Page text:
Teacher Meghan Salter inspires STEM with flying robots
Tell us about yourself
My name is Meghan Salter and I am a public school teacher in Cabell County, West Virginia. I graduated from Marshall University with a BA and MA in Elementary Education and Special Education. I have been teaching at Cabell County Schools since 2009. I am a Nationally Board-Certified Teacher for Students with Exceptionalities and also hold a Part 107 FAA Drone License.
How did you get started in the drone industry?
I was introduced to drones in 2015 by a good friend who loves technology and wanted to give back to the community. My friend, Joe Murphy, who owns a media production company in Huntington asked if it would be possible to visit my classroom to talk to my students about drones. At that time I had no idea what a drone even was. In my mind it was just a strange flying machine. But regardless of my first impression of drones, I knew that my students would love learning about them. When Mr. Murphy visited my classroom, I was amazed at the engagement level of my students. They took to the technology with no hesitation. It was second nature to them. At that point I realized that I had to get some of these strange flying machines for my classroom!
I applied and was awarded several educational grants to purchase a class set of Parrot Mini Drones for my classroom. During the course of that year my students, Mr. Murphy, and I created our very own elementary drone curriculum. The students learned about the external/internal parts of a drone, the physics of flight, and FAA rules and regulations regarding UAV flight. In Spring of 2016 we held our very first Cabell County Drone Olympics. It was an amazing day because the students showcased everything that they had learned to their peers, parents, community, and members of the county board of education.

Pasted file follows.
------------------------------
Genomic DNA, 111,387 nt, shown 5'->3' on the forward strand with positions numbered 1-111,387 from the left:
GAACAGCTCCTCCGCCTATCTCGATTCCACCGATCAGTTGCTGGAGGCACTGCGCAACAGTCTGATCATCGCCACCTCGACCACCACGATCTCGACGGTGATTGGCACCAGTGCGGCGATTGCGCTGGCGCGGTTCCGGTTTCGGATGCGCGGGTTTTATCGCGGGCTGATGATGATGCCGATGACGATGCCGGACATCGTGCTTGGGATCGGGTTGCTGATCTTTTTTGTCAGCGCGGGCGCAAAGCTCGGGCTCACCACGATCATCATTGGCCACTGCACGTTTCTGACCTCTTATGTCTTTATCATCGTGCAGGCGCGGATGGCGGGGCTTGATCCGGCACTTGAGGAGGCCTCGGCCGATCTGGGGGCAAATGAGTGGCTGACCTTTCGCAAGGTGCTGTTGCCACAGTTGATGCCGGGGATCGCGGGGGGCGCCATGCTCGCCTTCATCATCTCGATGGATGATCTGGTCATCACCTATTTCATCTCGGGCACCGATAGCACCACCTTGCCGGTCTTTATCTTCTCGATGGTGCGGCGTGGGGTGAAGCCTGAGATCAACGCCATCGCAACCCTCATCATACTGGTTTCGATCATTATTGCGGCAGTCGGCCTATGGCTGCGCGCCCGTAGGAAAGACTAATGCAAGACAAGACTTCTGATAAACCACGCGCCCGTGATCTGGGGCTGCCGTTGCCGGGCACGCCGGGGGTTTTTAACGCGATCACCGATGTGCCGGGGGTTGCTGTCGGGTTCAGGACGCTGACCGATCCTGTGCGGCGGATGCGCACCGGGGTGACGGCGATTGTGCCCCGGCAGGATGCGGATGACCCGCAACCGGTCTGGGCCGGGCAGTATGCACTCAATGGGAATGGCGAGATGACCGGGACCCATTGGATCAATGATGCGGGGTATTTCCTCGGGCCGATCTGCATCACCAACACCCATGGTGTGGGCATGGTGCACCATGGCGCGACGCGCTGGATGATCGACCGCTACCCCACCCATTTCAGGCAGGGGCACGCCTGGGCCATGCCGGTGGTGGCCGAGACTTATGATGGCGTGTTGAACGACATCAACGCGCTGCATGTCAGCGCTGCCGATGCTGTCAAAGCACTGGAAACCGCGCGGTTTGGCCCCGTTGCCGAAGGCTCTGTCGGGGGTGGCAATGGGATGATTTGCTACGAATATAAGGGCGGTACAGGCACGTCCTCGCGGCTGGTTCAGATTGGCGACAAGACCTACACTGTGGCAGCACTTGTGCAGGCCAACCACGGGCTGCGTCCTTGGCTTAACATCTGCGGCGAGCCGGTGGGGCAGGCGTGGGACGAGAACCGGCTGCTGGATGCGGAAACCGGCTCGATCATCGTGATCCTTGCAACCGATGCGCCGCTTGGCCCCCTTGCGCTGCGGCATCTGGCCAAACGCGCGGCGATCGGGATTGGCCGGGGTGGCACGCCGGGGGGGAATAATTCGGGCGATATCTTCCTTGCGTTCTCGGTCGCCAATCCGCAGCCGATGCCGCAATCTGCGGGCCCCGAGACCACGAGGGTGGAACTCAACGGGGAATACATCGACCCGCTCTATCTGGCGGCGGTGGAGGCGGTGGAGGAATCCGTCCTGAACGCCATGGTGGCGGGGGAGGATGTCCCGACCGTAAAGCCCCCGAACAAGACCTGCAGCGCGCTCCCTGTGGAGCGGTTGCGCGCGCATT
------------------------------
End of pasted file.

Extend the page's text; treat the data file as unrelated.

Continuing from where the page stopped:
I have been using drones in my classroom for over four years now. I have been continuing to build upon the curriculum to keep up with the changing technology as well as the FAA rules and regulations regarding unmanned aerial flight. Incorporating drones into the classroom has been a wonderful experience that has helped to take my career to a whole new level.
I am looking forward to what the upcoming school year with bring for my students. I have hopes of purchasing some newer drones for my classes. I am now known as that “drone lady” which is a title that I have to say, I am pretty proud of. It means that I am passionate enough about something that other people are noticing.
I love my job and I am so thankful that I was introduced to drones four years ago. The technology has completely changed that way I approach instruction in my classroom.
Tell us about your organization and your role.
Public School Teacher at Martha Elementary in Barboursville, WV 25504 Cabell County, WV
Special Education Teacher for Students with Exceptionalities/Gifted Grades 1-5.
What do you like most about being in the UAV industry?